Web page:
The results of this review demonstrate that chemotherapy in the curative-intent treatment of oral cavity and oropharyngeal cancers only seems to be of benefit when used in specific circumstances together with locoregional treatment. The evidence does not show a clear survival benefit from the use of induction chemotherapy prior to radiotherapy, surgery or CRT. Adjuvant CRT reduces the risk of death by 16%, as compared to radiotherapy alone. Concurrent chemoradiation as compared to radiation alone is associated with a greater than 20% improvement in overall survival; however, additional research is required to inform how the specific chemotherapy regimen may influence this benefit.
Oral cavity and oropharyngeal cancers are the most common cancers arising in the head and neck. Treatment of oral cavity cancer is generally surgery followed by radiotherapy, whereas oropharyngeal cancers, which are more likely to be advanced at the time of diagnosis, are managed with radiotherapy or chemoradiation. Surgery for oral cancers can be disfiguring and both surgery and radiotherapy have significant functional side effects. The development of new chemotherapy agents, new combinations of agents and changes in the relative timing of surgery, radiotherapy, and chemotherapy treatments may potentially bring about increases in both survival and quality of life for this group of patients. This review updates one last published in 2011.
To determine whether chemotherapy, in addition to radiotherapy and/or surgery for oral cavity and oropharyngeal squamous cell carcinoma results in improved overall survival, improved disease-free survival and/or improved locoregional control, when incorporated as either induction therapy given prior to locoregional treatment (i.e. radiotherapy or surgery), concurrent with radiotherapy or in the adjuvant (i.e. after locoregional treatment with radiotherapy or surgery) setting.
An information specialist searched 4 bibliographic databases up to 15 September 2021 and used additional search methods to identify published, unpublished and ongoing studies.
We included randomised controlled trials (RCTs) where more than 50% of participants had primary tumours in the oral cavity or oropharynx, and that evaluated the addition of chemotherapy to other treatments such as radiotherapy and/or surgery, or compared two or more chemotherapy regimens or modes of administration.
For this update, we assessed the new included trials for their risk of bias and at least two authors extracted data from them. Our primary outcome was overall survival (time to death from any cause). Secondary outcomes were disease-free survival (time to disease recurrence or death from any cause) and locoregional control (response to primary treatment).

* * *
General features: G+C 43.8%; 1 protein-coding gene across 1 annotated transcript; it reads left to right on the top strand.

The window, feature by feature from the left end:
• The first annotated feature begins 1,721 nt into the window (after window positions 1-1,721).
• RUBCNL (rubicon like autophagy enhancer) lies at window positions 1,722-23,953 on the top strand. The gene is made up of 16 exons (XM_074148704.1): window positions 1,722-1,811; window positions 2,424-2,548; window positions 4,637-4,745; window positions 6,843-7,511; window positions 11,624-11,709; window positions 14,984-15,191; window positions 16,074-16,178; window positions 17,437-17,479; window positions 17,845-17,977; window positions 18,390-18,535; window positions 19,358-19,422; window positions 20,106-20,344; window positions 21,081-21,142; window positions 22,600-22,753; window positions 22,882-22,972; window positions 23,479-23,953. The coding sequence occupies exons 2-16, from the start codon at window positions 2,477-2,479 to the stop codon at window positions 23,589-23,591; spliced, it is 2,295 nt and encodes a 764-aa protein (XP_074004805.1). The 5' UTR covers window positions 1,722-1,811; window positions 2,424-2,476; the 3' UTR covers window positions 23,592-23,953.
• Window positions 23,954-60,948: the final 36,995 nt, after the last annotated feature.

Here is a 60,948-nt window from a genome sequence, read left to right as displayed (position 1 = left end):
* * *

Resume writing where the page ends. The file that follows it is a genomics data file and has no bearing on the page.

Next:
We contacted trial authors for additional information or clarification when necessary.
We included 100 studies with 18,813 participants. None of the included trials were at low risk of bias.
For induction chemotherapy, we reported the results for contemporary regimens that will be of interest to clinicians and people being treated for oral cavity and oropharyngeal cancers. Overall, there is insufficient evidence to clearly demonstrate a survival benefit from induction chemotherapy with platinum plus 5-fluorouracil prior to radiotherapy (hazard ratio (HR) for death 0.85, 95% confidence interval (CI) 0.70 to 1.04, P = 0.11; 7427 participants, 5 studies; moderate-certainty evidence), prior to surgery (HR for death 1.06, 95% CI 0.71 to 1.60, P = 0.77; 198 participants, 1 study; low-certainty evidence) or prior to concurrent chemoradiation (CRT) with cisplatin (HR for death 0.71, 95% CI 0.37 to 1.35, P = 0.30; 389 participants, 2 studies; low-certainty evidence). There is insufficient evidence to support the use of an induction chemotherapy regimen with cisplatin plus 5-fluorouracil plus docetaxel prior to CRT with cisplatin (HR for death 1.08, 95% CI 0.80 to 1.44, P = 0.63; 760 participants, 3 studies; low-certainty evidence).
There is insufficient evidence to support the use of adjuvant chemotherapy over observation only following surgery (HR for death 0.95, 95% CI 0.73 to 1.22, P = 0.67; 353 participants, 5 studies; moderate-certainty evidence). Among studies that compared post-surgical adjuvant CRT, as compared to post-surgical RT, adjuvant CRT showed a survival benefit (HR 0.84, 95% CI 0.72 to 0.98, P = 0.03; 1097 participants, 4 studies; moderate-certainty evidence).
Primary treatment with CRT, as compared to radiotherapy alone, was associated with a reduction in the risk of death (HR for death 0.74, 95% CI 0.67 to 0.83, P < 0.00001; 2852 participants, 24 studies; moderate-certainty evidence).